Modem Switching Techniques
November 1, 2016
Categorised in: Data Communicaiton & Wireless Sensor Networks
In large networks there might be multiple paths linking sender and receiver.
Information may be switched as it travels through various communication channels.
There are three typical switching techniques available for digital traffic.
- Circuit Switching
- Message Switching
- Packet Switching
Circuit switching is a technique that directly connects the sender and the receiver in an unbroken path.
Telephone switching equipment establishes a path that connects the caller to the receiver by physical connection.
Once a connection is established, a dedicated path exists
between both ends until the connection is terminated.
Routing decisions must be made when the circuit is first established, but there are no decisions made after that time.
The communication channel (once established) is dedicated.
- Possible long wait to establish a connection, (10 seconds, more on long- distance or international calls) during which no data can be transmitted.
- More expensive than any other switching techniques, because a dedicated path is required for each connection.
- Inefficient use of the communication channel, because the channel is not used when the connected systems are not using it.
With message switching there is no need to establish a dedicated path between two stations.
When a station sends a message, the destination address is appended to the message.
The message is then transmitted through the network, from node to node.
Each node receives the entire message, stores it on disk, and then transmits the message to the next node.
This type of network is called a store-and-forward network.
A message-switching node is typically a general-purpose computer.
The device needs sufficient secondary-storage capacity to store the incoming messages, which could be long.
A time delay is introduced using this type of scheme due to store- and- forward time, plus the time required to find the next node in the transmission path.
- Channel efficiency can be greater compared to circuit- switched systems, because more devices are sharing the channel.
- Traffic congestion can be reduced, because messages may be temporarily stored in route.
- Message priorities can be established due to store-and- forward technique.
- Message broadcasting can be achieved with the use of broadcast address appended in the message.
- Message switching is not compatible with interactive applications.
- Store-and-forward devices are expensive, because they must have large disks to hold potentially long messages.
It tries to combine the advantages of message and circuit switching and to minimize the disadvantages of both.
There are two methods of packet switching: Datagram and virtual circuit.
In both packet switching methods, a message is broken into small parts, called packets.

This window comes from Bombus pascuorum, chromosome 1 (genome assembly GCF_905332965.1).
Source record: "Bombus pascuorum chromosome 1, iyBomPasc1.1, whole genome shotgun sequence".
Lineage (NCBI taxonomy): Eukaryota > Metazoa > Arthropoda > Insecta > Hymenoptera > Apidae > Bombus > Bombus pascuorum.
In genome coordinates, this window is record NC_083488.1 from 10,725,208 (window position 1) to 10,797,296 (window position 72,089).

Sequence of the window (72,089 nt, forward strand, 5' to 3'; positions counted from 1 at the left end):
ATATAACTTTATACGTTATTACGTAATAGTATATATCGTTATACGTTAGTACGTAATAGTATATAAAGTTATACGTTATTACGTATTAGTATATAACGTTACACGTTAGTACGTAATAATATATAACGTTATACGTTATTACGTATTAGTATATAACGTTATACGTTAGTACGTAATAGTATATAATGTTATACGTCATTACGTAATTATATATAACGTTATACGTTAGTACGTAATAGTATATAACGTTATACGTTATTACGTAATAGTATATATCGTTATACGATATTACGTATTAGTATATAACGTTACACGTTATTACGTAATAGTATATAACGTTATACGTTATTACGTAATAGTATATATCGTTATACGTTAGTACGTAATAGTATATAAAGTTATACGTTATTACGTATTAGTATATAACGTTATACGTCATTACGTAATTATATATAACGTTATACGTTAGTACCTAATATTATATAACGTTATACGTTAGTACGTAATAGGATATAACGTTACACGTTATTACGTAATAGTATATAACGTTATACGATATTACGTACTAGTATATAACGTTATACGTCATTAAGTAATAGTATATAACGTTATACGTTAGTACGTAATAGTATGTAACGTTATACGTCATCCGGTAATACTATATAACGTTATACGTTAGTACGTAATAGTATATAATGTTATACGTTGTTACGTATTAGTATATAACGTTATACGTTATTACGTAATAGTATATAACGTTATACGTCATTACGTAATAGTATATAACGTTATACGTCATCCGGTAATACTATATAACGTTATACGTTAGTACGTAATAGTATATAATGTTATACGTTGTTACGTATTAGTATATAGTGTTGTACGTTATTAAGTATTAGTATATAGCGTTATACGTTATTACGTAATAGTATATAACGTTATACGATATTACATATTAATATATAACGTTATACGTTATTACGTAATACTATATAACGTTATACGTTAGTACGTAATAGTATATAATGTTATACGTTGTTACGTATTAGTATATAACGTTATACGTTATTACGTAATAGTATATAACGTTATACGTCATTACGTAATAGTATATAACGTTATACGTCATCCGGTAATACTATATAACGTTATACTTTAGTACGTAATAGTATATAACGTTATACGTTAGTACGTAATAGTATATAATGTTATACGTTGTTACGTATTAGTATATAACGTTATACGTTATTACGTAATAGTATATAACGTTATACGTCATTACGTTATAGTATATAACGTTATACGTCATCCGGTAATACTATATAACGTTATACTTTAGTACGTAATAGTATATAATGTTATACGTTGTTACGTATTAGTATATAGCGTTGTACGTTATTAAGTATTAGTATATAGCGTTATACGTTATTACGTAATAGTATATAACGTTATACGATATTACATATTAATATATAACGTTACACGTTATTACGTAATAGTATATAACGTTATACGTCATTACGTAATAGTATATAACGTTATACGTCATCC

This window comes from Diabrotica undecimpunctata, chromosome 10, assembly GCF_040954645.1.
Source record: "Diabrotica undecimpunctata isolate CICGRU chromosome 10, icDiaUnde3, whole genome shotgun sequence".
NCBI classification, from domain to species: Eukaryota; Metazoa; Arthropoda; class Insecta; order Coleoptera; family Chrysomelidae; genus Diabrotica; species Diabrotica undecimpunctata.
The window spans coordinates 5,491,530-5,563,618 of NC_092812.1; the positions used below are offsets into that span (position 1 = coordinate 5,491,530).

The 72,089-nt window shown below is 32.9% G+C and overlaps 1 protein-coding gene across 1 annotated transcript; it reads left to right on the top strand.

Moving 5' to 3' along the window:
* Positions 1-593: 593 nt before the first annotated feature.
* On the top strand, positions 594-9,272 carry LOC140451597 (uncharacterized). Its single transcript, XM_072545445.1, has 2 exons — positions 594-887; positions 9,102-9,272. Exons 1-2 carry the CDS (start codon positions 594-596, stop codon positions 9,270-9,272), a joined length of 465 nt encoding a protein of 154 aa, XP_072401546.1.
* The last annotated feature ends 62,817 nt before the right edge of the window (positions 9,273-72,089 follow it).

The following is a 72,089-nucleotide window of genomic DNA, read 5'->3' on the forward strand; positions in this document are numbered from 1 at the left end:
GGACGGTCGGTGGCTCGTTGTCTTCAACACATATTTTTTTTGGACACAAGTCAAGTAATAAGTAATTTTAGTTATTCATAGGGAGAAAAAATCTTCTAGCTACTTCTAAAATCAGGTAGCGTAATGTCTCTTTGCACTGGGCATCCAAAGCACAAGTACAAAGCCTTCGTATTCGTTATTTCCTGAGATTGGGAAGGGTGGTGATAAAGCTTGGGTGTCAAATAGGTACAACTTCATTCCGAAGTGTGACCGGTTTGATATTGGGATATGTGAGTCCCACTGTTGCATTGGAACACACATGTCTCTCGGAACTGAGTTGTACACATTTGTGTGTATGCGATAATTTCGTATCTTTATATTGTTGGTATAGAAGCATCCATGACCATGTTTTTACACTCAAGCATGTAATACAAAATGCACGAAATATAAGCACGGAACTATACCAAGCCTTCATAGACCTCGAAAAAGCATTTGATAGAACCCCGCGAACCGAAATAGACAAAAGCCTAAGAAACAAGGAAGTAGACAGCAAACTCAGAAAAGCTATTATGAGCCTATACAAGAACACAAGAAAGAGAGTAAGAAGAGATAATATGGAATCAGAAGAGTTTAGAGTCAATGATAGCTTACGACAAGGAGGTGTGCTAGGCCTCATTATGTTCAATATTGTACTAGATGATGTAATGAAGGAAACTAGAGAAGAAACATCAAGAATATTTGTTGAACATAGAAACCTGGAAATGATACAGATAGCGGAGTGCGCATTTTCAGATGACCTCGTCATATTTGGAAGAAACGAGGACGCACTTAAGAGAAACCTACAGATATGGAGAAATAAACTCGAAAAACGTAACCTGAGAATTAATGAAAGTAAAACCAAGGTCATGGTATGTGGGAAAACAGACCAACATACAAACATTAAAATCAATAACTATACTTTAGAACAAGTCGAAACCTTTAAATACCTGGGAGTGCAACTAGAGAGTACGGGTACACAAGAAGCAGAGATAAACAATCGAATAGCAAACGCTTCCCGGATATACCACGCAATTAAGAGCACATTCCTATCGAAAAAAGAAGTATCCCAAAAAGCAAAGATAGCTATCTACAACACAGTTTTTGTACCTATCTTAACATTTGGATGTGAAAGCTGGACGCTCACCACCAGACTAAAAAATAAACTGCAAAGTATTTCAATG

Each packet is tagged with appropriate source and destination addresses.
Since packets have a strictly defined maximum length, they can be stored in main memory instead of disk, therefore access delay and cost are minimized.
Also the transmission speeds, between nodes, are optimized.
With current technology, packets are generally accepted onto the network on a first-come, first-served basis. If the network becomes overloaded, packets are delayed or discarded (“dropped”).
Analog signal from your phone is converted into a digital data stream.
That series of digital bits is then divided into relatively tiny
clusters of bits, called packets.
Each packet has at its beginning the digital address — a long number — to which it is being sent. The system blasts out all those tiny packets, as fast as it can, and they travel across the nation’s digital backbone systems to their destination: the telephone, or rather the telephone system, of the person you’re calling.
They do not necessarily travel together; they do not travel sequentially. They don’t even all travel via the same route. But eventually they arrive at the right point — that digital address added to the front of each string of digital data — and at their destination are reassembled into the correct order, then converted to analog form, so your friend can understand what you’re saying.
Packet Switching: Datagram
Datagram packet switching is similar to message switching in that each packet is a self-contained unit with complete addressing information attached.
This fact allows packets to take a variety of possible paths through the network.
So the packets, each with the same destination address, do not follow the same route, and they may arrive out of sequence at the exit point node (or the destination).
Reordering is done at the destination point based on the
sequence number of the packets.
It is possible for a packet to be destroyed if one of the nodes on its way is crashed momentarily. Thus all its queued packets may be lost.
Packet Switching: Virtual Circuit
In the virtual circuit approach, a preplanned route is established before any data packets are sent.
A logical connection is established when:
- a sender send a call request packet to the receiver and the receiver send back an acknowledge packet call accepted packet to the sender if the receiver agrees on conversational parameters.
The conversational parameters can be maximum packet sizes, path to be taken, and other variables necessary to establish and maintain the conversation.
Virtual circuits imply acknowledgements, flow control, and error control, so virtual circuits are reliable.